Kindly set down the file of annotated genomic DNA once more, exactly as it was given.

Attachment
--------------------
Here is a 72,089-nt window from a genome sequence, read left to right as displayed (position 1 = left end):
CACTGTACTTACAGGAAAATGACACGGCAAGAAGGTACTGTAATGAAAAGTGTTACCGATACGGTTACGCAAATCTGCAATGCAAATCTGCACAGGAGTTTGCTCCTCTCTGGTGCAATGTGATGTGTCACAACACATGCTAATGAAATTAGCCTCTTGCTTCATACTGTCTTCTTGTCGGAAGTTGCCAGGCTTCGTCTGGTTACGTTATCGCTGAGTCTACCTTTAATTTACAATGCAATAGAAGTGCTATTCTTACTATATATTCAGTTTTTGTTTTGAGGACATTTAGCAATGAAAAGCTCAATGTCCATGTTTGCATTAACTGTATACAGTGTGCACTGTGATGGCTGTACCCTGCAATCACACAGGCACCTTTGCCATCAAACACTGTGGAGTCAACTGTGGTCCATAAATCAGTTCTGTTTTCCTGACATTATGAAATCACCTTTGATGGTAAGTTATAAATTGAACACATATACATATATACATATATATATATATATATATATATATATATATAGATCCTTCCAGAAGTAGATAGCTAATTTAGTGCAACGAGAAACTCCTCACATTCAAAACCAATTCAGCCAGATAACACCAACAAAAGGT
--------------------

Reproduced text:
Here is a 72,089-nt window from a genome sequence, read left to right as displayed (position 1 = left end):
CACTGTACTTACAGGAAAATGACACGGCAAGAAGGTACTGTAATGAAAAGTGTTACCGATACGGTTACGCAAATCTGCAATGCAAATCTGCACAGGAGTTTGCTCCTCTCTGGTGCAATGTGATGTGTCACAACACATGCTAATGAAATTAGCCTCTTGCTTCATACTGTCTTCTTGTCGGAAGTTGCCAGGCTTCGTCTGGTTACGTTATCGCTGAGTCTACCTTTAATTTACAATGCAATAGAAGTGCTATTCTTACTATATATTCAGTTTTTGTTTTGAGGACATTTAGCAATGAAAAGCTCAATGTCCATGTTTGCATTAACTGTATACAGTGTGCACTGTGATGGCTGTACCCTGCAATCACACAGGCACCTTTGCCATCAAACACTGTGGAGTCAACTGTGGTCCATAAATCAGTTCTGTTTTCCTGACATTATGAAATCACCTTTGATGGTAAGTTATAAATTGAACACATATACATATATACATATATATATATATATATATATATATATATATAGATCCTTCCAGAAGTAGATAGCTAATTTAGTGCAACGAGAAACTCCTCACATTCAAAACCAATTCAGCCAGATAACACCAACAAAAGGT